It is this property of alcohol to produce that sense of ease, buoyancy, and exhilaration, arising from a moderate diminution of nerve sensibility, that gives it the fascinating and delusive power over the human race which it has wielded so ruinously for centuries gone by. But while the presence of alcohol diminishes the sensibility of the nervous structure, it also retards all the molecular changes, thereby diminishing the activity of nutrition, secretion, elimination, and the evolution of heat, constituting a true organic sedative. When taken in page 9 small quantities, repeated daily, the individual usually slowly increases in weight, not from increased nutrition, but from retarding the waste and retaining the old atoms longer in the tissues. By some investigators, this power to retard atomic changes, and consequently to retain the old atoms, has been regarded as equivalent to nutrition, or the actual assimilation and addition of new atoms. It is on this basis that Dr. Hammond and a few others persist in representing alcohol as indirect food. The fallacy of such claim, and its mischievous tendency, will be fully apparent by reference to one of the plainest laws governing living animal matter. The law is, that all the phenomena of animal life are associated with and dependent on atomic changes, and that each individual cell or aggregation of bioplasm constituting an organic atom, has its determinate period of growth, maturity, and dissolution. Hence, to introduce into the living system any agent that will retard atomic change, is equivalent to retarding the phenomena of life. And if by retarding the atomic changes, cells or atoms are retained in the tissues longer than the natural duration of their activity, such retention may increase the bulk and weight, but in the same ratio it embarrasses the tissues with the presence of material which is constantly becoming inert and tending to degeneration. Consequently, the individual who thus increases his bulk and weight by taking just enough of the weaker alcoholic drinks daily to retard the processes of secretion and waste, in the same proportion diminishes his activity, his power of endurance, and his ability to resist the effects of morbid agents of every kind. This is abundantly illustrated by the thousands of beer and wine drinkers, who from twenty to twenty-five years of age were muscular, active, capable of any reasonable endurance, with a weight of 150 pounds, but who, after moderately retarding atomic changes and retaining old atoms by the daily use of wine or beer, have acquired a page 10 weight of 200 pounds or more, and have lost their muscular activity and endurance to such an extent that an active exercise of twenty minutes would make them puff like a "heavy horse." It is this sedative effect of alcohol on the organic or molecular changes in the tissues, retaining waste and effete matter that ought to have been promptly disintegrated and thrown out, which impairs the vital properties, and predisposes or prepares the system to yield to morbid influences of any kind to which it may be exposed. And especially does this sedative effect of alcohol on the organic changes, when maintained by a moderate and continued use of the article, favour those degenerative changes which result in tubercular, caseous, and fatty deposits in the lungs, liver, kidneys, heart, and arteries of the brain, and in materially shortening the duration of life. It is the same interference with the processes of nutrition and waste, only exerted more actively, that causes gastritis and delirium tremens in the excessive drinker of distilled spirits. If you ask for the special modus operandi of alcohol, how it produces its anesthetic and sedative effect when taken into the human system, I answer, chiefly by its strong affinity for water and albumen. The two last-named substances exist in the blood and all the tissues of the body, and for them alcohol has a strong chemical affinity. Hence, when it is present in the blood, it attracts the water from the blood corpuscles, causing them to become more or less corrugated, and inclined to adhere to one another, as described by Dr. Richardson, of London, and diminishing the capacity of the blood to absorb oxygen or other gases from the air in the lungs; and by its strong affinity for the albumen of the tissues, it retards the play of vital affinity between that substance and the other materials with which it is in contact, thereby retarding the molecular changes as already described. The paralysing effect exerted on the vasomotor as well as cerebrospinal nervous structures by page 11 which sensibility is impaired, is owing partly to the direct anesthetic properties of the alcohol, and partly to the diminished interchange of oxygen for carbonic acid gas in the process of respiration. That a part of the alcohol should be retained for a considerable length of time in the system by the affinities just mentioned, is very probable. Hence, the late Dr. Anstie may have been correct in claiming that it was not all eliminated from the system within any limited period of time, and yet its retention would afford no proof that it was either appropriated as food or for the generation of force.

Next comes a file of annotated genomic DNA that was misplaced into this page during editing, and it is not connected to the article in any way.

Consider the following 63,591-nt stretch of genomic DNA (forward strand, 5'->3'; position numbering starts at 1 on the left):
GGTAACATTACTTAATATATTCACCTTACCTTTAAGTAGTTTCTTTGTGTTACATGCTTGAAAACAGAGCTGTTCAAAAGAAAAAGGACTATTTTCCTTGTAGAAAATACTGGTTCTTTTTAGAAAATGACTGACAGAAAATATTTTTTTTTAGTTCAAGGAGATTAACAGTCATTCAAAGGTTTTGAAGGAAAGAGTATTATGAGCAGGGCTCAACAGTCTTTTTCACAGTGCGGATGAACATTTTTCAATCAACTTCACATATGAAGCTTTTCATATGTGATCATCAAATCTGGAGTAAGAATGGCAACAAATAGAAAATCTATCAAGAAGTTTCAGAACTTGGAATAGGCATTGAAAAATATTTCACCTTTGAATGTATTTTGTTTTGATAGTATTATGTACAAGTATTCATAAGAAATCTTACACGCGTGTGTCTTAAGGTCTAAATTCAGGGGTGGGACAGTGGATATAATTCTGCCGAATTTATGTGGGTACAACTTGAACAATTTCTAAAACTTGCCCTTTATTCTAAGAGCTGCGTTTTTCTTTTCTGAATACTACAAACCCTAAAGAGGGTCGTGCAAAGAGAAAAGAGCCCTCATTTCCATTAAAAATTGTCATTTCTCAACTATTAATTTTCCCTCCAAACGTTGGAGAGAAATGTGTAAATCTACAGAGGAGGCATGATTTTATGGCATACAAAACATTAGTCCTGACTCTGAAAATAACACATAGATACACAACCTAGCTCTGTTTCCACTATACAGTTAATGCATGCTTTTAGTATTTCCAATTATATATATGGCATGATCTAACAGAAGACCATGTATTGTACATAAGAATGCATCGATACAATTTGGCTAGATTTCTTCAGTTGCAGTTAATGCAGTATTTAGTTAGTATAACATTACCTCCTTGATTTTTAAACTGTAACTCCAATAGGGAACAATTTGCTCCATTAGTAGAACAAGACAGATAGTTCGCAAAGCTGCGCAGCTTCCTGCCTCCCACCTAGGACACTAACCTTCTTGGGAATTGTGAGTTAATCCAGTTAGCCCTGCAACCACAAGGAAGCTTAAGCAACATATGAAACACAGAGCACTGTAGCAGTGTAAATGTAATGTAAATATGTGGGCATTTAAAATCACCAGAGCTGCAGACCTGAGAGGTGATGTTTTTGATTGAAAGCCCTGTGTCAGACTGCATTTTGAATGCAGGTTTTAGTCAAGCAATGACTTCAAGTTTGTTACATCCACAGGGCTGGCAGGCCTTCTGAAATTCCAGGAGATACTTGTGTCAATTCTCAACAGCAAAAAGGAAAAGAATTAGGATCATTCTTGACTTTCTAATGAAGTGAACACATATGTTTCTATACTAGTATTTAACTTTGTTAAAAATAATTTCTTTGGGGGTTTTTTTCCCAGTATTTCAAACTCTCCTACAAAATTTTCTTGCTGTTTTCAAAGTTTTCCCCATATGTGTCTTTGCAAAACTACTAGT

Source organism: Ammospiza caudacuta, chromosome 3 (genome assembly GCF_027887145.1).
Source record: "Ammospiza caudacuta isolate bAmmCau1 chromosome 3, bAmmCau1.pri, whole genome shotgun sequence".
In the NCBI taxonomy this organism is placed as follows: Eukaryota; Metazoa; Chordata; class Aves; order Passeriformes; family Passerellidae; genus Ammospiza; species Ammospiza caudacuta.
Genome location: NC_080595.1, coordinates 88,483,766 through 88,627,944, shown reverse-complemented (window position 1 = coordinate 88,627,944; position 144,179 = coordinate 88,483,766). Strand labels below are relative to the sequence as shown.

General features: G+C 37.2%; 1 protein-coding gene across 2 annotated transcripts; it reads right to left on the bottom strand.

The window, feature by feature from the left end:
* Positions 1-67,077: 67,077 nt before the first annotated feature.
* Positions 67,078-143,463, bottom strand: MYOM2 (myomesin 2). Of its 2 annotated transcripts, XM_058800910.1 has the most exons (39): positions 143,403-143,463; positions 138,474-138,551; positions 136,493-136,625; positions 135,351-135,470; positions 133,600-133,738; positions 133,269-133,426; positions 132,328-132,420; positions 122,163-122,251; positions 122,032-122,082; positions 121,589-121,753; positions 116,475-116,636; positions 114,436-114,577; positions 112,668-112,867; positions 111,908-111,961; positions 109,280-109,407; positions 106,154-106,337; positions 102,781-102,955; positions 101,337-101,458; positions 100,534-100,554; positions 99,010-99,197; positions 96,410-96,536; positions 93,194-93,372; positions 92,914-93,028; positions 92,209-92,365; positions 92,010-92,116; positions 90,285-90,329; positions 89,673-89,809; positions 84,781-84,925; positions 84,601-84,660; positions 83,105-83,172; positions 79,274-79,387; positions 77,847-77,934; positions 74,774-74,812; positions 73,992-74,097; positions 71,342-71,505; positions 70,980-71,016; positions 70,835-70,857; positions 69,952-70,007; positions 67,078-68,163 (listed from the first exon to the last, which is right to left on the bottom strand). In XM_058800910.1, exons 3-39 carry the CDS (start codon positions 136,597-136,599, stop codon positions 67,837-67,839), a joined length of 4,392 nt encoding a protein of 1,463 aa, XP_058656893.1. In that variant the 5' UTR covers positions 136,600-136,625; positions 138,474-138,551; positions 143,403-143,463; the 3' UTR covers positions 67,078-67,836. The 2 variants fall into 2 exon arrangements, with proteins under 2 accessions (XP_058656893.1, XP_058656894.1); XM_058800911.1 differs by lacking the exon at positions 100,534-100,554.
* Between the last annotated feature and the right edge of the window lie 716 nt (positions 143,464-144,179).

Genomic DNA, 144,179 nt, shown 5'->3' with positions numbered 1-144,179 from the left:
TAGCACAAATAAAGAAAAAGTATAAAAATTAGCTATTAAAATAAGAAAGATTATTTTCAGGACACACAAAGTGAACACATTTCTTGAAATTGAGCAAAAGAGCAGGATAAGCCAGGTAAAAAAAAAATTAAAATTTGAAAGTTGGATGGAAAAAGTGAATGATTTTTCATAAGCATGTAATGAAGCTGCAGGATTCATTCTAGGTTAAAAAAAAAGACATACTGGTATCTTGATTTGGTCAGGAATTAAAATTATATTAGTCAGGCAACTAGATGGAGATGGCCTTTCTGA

On the contrary, the catalytic influence of its presence retards both. If we scan the whole domain of physiology and pathology in connection with the logical deductions from the experimental researches by parties widely separated by time, space, nationality, and language, we shall be forced to the conclusion that alcohol as found in any or all of the fermented and distilled drinks, is neither stimulating, strengthening, nor nourishing to the human system, but simply anesthetic and sedative. Consequently, it cannot be used in health without injurious effects proportioned to the quantity used and the frequency of its repetition. Its applicability as a remedy in the treatment of disease is extremely limited; so much so that it might be wholly dispensed with, without any injury to the sick, every intelligent physician being able to supply its place with other remedies of equal, if not greater, value in the limited number of cases in which it is applicable. Such we regard as the just and legitimate verdict of true science, regarding the effects of alcoholic drinks on man. We might amplify this paper by the citation of additional authorities and illustrative facts, until it would fill a volume; but we have thought it more profitable, and better fitting the present occasion, to limit it to a concise and plain statement of the present state of knowledge on this important subject.